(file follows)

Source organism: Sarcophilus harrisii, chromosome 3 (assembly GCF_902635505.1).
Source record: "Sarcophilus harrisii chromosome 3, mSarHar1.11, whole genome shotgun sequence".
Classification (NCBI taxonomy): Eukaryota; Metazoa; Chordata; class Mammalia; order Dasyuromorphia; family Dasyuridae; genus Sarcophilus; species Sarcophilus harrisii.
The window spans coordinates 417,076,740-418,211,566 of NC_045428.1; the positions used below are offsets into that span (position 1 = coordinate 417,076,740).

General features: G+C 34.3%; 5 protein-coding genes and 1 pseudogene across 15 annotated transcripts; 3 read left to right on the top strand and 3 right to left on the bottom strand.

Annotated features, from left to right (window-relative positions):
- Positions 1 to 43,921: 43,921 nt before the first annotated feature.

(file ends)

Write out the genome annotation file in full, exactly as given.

Source organism: Sarcophilus harrisii, chromosome 3 (assembly GCF_902635505.1).
Source record: "Sarcophilus harrisii chromosome 3, mSarHar1.11, whole genome shotgun sequence".
Classification (NCBI taxonomy): Eukaryota; Metazoa; Chordata; class Mammalia; order Dasyuromorphia; family Dasyuridae; genus Sarcophilus; species Sarcophilus harrisii.
The window spans coordinates 417,076,740-418,211,566 of NC_045428.1; the positions used below are offsets into that span (position 1 = coordinate 417,076,740).

General features: G+C 34.3%; 5 protein-coding genes and 1 pseudogene across 15 annotated transcripts; 3 read left to right on the top strand and 3 right to left on the bottom strand.

Annotated features, from left to right (window-relative positions):
- Positions 1 to 43,921: 43,921 nt before the first annotated feature.